What would be fair? Well for one thing, look at my students’ growth over the year. We have data for that – Fountas Pinnell Benchmarks, SRI Reading tests, Writing Portfolios, and district-wide Math assessments. Consider these as well as the MCAS when commenting on my students’ achievement. Look at the Massachusetts Growth data — are we making progress? Is it just at a slower rate than the students in more affluent, parent-involved suburbs?

We need to look at a more complete picture of our students before pointing fingers of blame at educators. Nothing in education is black and white – we aren’t producing widgets on an assembly line. To know what students know and don’t know, we need to dig deeply. Standardized state testing should be just one item to consider.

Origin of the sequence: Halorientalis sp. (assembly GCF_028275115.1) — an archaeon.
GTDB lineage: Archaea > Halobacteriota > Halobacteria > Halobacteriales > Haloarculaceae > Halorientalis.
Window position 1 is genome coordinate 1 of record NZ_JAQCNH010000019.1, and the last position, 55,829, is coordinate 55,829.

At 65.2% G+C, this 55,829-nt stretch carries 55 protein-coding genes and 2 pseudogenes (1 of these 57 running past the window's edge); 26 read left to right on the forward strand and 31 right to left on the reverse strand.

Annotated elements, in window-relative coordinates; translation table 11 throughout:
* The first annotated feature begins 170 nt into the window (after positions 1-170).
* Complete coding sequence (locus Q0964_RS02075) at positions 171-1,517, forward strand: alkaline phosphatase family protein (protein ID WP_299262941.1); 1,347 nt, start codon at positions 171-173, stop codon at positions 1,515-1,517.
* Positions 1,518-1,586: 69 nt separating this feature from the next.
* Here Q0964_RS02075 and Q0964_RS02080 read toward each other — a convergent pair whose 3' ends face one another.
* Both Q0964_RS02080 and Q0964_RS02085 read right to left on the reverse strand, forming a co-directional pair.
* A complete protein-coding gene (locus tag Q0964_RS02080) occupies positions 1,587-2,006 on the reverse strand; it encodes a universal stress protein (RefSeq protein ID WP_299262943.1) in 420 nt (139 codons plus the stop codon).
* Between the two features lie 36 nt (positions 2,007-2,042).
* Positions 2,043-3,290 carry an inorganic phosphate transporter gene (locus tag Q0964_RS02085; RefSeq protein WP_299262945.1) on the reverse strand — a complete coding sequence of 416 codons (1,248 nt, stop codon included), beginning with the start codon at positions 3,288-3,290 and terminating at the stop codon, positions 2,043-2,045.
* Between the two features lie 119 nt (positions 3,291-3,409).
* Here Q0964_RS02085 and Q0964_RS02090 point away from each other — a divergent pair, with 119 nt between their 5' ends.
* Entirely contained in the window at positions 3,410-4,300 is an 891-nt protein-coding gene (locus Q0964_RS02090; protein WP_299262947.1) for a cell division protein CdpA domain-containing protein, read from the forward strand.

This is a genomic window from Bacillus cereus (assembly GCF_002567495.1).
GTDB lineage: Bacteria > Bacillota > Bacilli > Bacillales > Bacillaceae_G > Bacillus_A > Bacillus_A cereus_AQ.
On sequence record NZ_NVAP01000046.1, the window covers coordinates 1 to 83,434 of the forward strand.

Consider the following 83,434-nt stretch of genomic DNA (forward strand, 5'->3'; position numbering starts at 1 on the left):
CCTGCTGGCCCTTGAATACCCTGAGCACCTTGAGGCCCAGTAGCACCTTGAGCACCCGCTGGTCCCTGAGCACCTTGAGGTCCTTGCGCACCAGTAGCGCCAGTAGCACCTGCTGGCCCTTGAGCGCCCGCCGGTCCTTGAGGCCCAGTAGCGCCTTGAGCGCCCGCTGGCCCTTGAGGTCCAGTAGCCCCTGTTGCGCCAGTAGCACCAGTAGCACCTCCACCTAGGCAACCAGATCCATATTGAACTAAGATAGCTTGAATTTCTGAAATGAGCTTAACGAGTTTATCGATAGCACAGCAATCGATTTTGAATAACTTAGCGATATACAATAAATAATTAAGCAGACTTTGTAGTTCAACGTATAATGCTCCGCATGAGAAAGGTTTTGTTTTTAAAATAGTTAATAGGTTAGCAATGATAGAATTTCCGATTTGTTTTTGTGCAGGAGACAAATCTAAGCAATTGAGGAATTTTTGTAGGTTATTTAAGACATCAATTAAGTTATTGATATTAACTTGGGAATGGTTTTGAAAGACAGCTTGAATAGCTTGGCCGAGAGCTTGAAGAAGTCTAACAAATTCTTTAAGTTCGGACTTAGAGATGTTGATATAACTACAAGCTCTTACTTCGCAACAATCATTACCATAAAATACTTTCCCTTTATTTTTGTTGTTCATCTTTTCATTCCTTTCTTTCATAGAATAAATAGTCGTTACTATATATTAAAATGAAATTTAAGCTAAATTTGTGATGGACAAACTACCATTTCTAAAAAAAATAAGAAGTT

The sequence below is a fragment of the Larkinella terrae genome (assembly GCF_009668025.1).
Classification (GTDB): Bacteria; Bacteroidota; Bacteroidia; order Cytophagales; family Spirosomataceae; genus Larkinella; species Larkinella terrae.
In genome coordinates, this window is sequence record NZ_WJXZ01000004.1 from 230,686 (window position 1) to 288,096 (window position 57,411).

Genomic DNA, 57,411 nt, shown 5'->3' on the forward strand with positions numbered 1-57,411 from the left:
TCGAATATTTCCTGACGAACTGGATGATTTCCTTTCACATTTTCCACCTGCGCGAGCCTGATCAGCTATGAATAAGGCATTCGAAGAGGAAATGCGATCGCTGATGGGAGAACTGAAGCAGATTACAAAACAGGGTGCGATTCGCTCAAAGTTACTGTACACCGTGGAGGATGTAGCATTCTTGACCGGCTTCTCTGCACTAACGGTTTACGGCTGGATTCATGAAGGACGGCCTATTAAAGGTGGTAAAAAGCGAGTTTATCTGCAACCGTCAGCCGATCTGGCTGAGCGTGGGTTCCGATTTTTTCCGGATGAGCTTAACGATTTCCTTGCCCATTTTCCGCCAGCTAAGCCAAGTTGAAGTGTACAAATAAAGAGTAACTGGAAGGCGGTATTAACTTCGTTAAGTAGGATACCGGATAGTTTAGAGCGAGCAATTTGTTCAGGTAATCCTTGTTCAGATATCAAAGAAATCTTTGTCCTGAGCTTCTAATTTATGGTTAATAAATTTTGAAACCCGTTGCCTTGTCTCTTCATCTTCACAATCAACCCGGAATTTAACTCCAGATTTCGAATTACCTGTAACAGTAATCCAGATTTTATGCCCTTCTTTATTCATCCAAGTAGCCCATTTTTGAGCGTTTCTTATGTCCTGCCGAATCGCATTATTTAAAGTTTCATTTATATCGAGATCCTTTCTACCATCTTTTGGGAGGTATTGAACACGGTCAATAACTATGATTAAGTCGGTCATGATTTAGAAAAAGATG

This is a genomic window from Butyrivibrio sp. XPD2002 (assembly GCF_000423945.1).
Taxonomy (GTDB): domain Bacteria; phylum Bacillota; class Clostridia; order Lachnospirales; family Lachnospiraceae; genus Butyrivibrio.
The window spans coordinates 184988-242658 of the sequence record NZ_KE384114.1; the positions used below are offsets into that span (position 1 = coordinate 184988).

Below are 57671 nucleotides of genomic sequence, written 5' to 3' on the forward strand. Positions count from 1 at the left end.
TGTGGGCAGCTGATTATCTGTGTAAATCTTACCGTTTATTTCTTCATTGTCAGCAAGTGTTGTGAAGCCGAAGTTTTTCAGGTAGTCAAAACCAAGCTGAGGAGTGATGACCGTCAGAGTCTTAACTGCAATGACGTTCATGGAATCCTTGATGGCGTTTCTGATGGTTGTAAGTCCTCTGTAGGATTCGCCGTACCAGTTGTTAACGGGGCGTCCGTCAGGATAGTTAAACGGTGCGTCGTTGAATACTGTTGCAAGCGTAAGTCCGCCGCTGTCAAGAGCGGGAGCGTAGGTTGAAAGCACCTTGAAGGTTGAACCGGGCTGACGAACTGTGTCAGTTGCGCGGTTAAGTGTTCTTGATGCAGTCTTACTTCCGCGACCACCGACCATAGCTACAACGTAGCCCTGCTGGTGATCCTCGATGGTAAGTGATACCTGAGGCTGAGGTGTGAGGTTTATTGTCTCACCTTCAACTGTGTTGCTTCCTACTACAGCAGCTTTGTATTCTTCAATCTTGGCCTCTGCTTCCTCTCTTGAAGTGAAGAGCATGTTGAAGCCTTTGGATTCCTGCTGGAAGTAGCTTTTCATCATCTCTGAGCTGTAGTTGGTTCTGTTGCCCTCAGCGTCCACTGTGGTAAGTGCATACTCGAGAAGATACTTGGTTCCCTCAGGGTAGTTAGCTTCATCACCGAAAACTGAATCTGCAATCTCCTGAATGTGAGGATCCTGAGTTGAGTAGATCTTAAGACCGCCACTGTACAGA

Is Letter Writing A Lost Art?

Yesterday’s poll on Reading Rockets asks the question “Is letter writing (formal and informal) included in your writing curriculum?” While most respondents said yes, 20% said no. Some comments went on to say that letter writing is important, but in our society today, very few people actually write letters any longer.

Our Third Grade Writing Calendar focus in December is letter writing. In my classroom, we refocus and clarify some misunderstandings the students have developed as we write letters all the time.  The students are required to write a Reading Response Letter to me at least once a week, we have penpals in another state, and we write thank you notes as needed.  My own thinking is that functional writing such as Letter Writing is and needs to be…. well, functional. We learn as we use. Yesterday, I demonstrated a few tricks for lining up heading, closing and signature (a partial “pinch” in the half rolled page) and used the vocabulary of letter writing more purposefully, but really, we’ve been learning by doing since September. Don’t take my word for it though, here’s more from Reading Rockets Blog.